East End Arts, Crafts Festival to feature local talents
With a variety of unique gifts, seasonal home décor, handmade products, the festival will have something for everyone. The festival will be held from 10 a.m. to 5 p.m. Saturday and Sunday, Oct. 6 and 7, in the parking lots of Berried Treasures, located at 5870 Broadway, and Dimensions Photography, located 5876 Broadway. The festival will be held rain or shine.
Chris Ward, owner of Berried Treasures, and Rich Warmus, owner of Dimensions Photography, have come together to offer patrons a one of a kind event that will feature about 40 vendors and possibly even more.
“We have really been pushing it and we continue to keep getting phone calls from interested vendors,” said Ward. “There will be food, a candy store coming, someone who makes homemade pies, plus crafters. We also have a guy that refinishes old fashioned gas pumps and crafters who make handmade jewelry and tree skirts.”
Ward said there will be very distinctive items at the festival such as the wooden huts her sister-in-law crafts, which are constructed from branches, moss, twigs, and bark, everything from nature.
“Our [festival] is really based on all local artisans,” remarked Warmus. “Things like the Allentown Art Festival or the Lewiston Art Festival mainly bring people from other parts of the country here. We’re really focusing on our local citizens, the artisans, and crafts people and given them an opportunity to display their work.”
Other vendors will offer pottery, watercolor paintings, photography, homemade cocoa mixes, candles, lotions, wooden items, and there will be a crafter who makes banjos out of cigar boxes and so much more.
“There is a wide variety,” said Warmus. “We have been trying to look for different things. We are trying to showcase things we haven’t seen at other places.”
Also, a doughnut breakfast will be held, featuring doughnuts from Paula’s Donuts and the Cheektowaga Fire Explorers will be cooking up some hot dogs during the afternoon. Patrons will also be able to enjoy apple cider from Mayer Brothers.
Ward said they plan on holding the festival next year and in the spring possibly hosting a similar event. The festival will not only showcase the many talents of local artisans and crafters, but serve as a way to bring people down to the east end of Lancaster.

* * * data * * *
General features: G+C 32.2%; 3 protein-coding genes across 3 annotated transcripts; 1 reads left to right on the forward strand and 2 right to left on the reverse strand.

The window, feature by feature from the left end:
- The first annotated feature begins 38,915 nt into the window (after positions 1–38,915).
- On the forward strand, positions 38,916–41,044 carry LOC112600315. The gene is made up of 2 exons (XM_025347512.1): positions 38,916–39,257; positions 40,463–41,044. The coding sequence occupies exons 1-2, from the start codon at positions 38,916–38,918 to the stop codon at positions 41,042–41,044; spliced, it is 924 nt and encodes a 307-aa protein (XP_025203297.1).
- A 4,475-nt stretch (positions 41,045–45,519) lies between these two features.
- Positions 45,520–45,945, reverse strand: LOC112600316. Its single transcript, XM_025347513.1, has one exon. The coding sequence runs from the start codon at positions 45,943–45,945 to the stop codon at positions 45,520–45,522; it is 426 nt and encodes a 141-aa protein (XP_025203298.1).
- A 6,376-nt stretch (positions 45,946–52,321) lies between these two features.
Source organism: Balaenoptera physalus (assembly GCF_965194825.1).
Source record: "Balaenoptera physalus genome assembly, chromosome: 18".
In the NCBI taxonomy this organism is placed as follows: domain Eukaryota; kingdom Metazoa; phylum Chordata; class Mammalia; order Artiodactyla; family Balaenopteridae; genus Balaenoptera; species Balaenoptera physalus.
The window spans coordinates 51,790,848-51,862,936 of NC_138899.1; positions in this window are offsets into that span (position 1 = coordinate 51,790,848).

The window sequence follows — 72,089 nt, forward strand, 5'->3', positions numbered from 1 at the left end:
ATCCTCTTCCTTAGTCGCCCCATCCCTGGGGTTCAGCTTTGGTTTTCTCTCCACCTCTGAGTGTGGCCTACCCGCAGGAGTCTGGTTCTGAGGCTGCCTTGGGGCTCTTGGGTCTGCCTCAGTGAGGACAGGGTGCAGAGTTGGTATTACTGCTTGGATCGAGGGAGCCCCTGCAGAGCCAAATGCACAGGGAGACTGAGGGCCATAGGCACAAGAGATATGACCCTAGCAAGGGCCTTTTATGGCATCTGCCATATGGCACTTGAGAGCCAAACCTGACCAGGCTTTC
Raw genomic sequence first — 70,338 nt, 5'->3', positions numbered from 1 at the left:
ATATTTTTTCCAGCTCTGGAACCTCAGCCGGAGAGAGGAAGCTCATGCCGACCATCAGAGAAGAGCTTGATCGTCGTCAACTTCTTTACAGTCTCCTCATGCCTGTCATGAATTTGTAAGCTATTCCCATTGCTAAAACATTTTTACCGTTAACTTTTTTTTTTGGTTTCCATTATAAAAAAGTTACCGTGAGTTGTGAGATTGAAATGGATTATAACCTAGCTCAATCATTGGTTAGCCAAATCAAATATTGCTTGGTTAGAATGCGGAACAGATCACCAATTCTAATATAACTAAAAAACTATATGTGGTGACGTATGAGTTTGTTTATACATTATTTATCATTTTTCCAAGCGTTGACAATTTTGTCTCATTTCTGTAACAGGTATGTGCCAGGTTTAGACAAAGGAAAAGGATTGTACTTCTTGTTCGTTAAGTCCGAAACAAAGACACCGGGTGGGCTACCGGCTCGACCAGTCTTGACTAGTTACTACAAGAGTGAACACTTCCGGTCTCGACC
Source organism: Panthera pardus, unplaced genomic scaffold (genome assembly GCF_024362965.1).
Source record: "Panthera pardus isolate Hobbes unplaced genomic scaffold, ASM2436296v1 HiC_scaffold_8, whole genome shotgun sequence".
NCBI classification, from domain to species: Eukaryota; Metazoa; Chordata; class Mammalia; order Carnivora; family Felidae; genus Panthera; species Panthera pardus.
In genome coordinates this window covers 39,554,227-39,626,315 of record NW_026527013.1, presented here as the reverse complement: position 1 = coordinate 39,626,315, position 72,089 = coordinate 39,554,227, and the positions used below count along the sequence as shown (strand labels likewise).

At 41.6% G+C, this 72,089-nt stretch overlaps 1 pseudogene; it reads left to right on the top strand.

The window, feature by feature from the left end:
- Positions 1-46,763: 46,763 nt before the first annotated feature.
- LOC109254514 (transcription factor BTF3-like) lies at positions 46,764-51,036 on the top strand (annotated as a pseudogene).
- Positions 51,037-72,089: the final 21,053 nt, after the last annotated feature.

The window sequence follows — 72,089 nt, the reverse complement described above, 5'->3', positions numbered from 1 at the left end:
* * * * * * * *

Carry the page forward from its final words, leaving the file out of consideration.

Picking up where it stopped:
“This end of Lancaster is growing like crazy,” said Warmus. “Why not do more things down here? We have the room to do bigger things whether it be here, at the Grove, or at the park. There is more room to expand and do better things down at this end.”
Warmus, whose photography studio will be opened during the festival, said the village events are going downhill and he is not the only one that feels that way. The arts and crafts show that is held in the village every year is not the same anymore and has turned into a three to four hour, one-day event, and focuses mainly on the music festival.
“Lancaster is a wonderful place and I want it to grow and prosper,” Warmus remarked. “Somebody else needed to take over and start doing some different things and I think that is where we come in, I really do.”
In addition, Ward mentioned that the Wesleyan Church will be holding its Fall Festival at the same time and she is encouraging patrons to stop by the East End Festival after they attend the church’s festival.
Ward’s store will also be open during the event and some new items in the store include jellies, baby sweaters, handmade quilts, blankets by Jody, pottery, and her husband, Darrell, along with her son now, are continuing to offer handmade woodworking items.
Admission is free and parking is available along the roadway of Broadway. Also, a bin will be set up to accept non-perishable food items that will be donated to a local food pantry. For more information call 684-5798.
Also, beginning Oct. 8, Berried Treasures will have new fall hours, which are: closed Monday and Tuesday; 10 a.m. to 6 p.m. Wednesday and Thursday; and 10 a.m. to 4 p.m. Friday, Saturday, and Sunday.